I am in a somewhat different situation than you because my truck is a half ton and my camper is an 8ft NCO. I haven't gotten a scale reading on it yet, but I'm running pretty close to the line as well. The 1970 8 ft NCO was advertised as being designed for a half ton or 3/4 ton. We'll see what my actual numbers are when I get there!

Edited by Grrlartist, 01 February 2017 - 04:57 AM.

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#3 Ripperj


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Posted 01 February 2017 - 10:30 AM

If I am reading your numbers right I think you are in great shape. 220# over is nothing to sweat, you are not exceeding the axle ratings. Just make sure you have good tires with thje right air pressure.
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#4 ntsqd


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Posted 01 February 2017 - 01:38 PM

I get the impression that the axle ratings are what each axle can carry, but the vehicle rating is what the brakes can stop. It may be possible that there is/was a 10k rated version of your truck and it might be worth looking into the differences in the brake systems - if any.

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Where does that road go?

#5 flyboykev


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Posted 01 February 2017 - 08:17 PM

thanks everyone for the advice. I don't have the dry weight for just the truck but I will hunt it down.


When I got the F250 along with the camper, I had to overhaul the front brakes due to the caliper boots being melted to the pads and rotors were warped.


The previous owner told me he had 5 guys up front with all their gear including a 12' aluminum boat on the boat lift rack installed by Brian at Alaskan Camper.


Truck was fully loaded with their gear including an outboard and they drove twice up the Alcan Highway from Seattle and back on fishing trips without any issues. I'll never get that loaded.


I put brand new Goodyear 10-ply Kevlar sidewall Load Range E tires on this truck and operate at max loaded pressure.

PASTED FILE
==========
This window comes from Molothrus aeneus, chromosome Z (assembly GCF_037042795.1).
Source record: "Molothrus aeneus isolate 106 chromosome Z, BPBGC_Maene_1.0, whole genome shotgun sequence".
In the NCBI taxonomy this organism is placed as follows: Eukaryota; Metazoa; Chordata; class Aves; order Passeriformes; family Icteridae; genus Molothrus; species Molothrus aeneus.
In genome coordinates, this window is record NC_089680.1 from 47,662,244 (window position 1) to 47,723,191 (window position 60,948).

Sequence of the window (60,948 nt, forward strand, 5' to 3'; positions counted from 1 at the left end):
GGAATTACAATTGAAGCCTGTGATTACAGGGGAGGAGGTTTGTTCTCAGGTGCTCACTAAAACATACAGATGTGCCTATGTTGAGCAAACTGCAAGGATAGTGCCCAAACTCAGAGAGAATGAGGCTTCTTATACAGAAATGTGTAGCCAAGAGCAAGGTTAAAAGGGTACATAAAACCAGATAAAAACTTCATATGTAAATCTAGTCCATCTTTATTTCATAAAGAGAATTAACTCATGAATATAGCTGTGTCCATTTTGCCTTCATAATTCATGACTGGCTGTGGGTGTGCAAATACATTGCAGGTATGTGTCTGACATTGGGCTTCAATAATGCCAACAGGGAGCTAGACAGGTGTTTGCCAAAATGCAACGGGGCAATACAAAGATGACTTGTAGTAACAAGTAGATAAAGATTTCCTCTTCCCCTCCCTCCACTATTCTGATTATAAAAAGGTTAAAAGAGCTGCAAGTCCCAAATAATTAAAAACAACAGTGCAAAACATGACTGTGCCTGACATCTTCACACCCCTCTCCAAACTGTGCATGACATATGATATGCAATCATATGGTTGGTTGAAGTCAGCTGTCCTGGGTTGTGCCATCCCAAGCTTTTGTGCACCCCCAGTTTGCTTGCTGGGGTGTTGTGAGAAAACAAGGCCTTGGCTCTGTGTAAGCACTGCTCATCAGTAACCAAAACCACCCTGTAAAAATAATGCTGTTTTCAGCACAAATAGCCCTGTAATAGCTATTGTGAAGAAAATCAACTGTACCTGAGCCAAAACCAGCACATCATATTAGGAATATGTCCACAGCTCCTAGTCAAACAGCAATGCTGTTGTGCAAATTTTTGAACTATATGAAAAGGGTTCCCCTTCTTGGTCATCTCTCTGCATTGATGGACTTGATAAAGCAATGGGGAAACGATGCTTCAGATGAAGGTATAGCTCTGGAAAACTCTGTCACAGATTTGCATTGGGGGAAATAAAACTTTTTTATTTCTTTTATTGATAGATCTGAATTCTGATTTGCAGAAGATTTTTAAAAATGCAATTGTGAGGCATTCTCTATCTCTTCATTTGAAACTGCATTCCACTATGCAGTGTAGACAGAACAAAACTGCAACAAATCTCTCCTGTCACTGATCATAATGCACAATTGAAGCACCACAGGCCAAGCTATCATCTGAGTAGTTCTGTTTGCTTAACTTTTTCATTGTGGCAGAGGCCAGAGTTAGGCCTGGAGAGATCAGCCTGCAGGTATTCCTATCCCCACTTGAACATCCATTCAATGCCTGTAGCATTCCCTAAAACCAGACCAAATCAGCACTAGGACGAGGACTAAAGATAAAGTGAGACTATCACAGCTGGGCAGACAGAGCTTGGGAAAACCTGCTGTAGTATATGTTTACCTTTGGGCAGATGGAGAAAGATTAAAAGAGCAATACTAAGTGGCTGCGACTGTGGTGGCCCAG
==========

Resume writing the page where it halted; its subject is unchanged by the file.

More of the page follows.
The 93 F250 has an original 38k miles with a Dana 50 IFS (independent front suspension) front end and a 10-1/4 Ring gear heavy duty rear end.


next steps:

Upgrading OEM to Bilstein shocks, install front hitch receiver for a cargo carrier to haul my small generator, spare fuel and propane tank and will keep under 200 pounds. Add an aftermarket transmission cooler for my research shows that the E4OD 4 speed transmission gets hot and blows the output shaft seals. I will haul my jacks and stands on the camper instead of the cab back seat area to minimize front axle loading and re-distribute that 100lbs. I also told my girlfriend she has to ride up front naked to save weight too :D

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#6 Durango1


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Posted 04 February 2017 - 12:19 PM

I will haul my jacks and stands on the camper instead of the cab back seat area to minimize front axle loading and re-distribute that 100lbs. I also told my girlfriend she has to ride up front naked to save weight too :D

Most remove their jack stands once the camper is on the truck. Less weight and they don't get hung up on stuff/damaged. This way your girl friend can at least keep her panties on...

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#7 longhorn1


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Posted 04 February 2017 - 01:36 PM

Funny. Good laugh to start my Saturday off. JD
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Ford F-250 Long bed, 2014 Grandby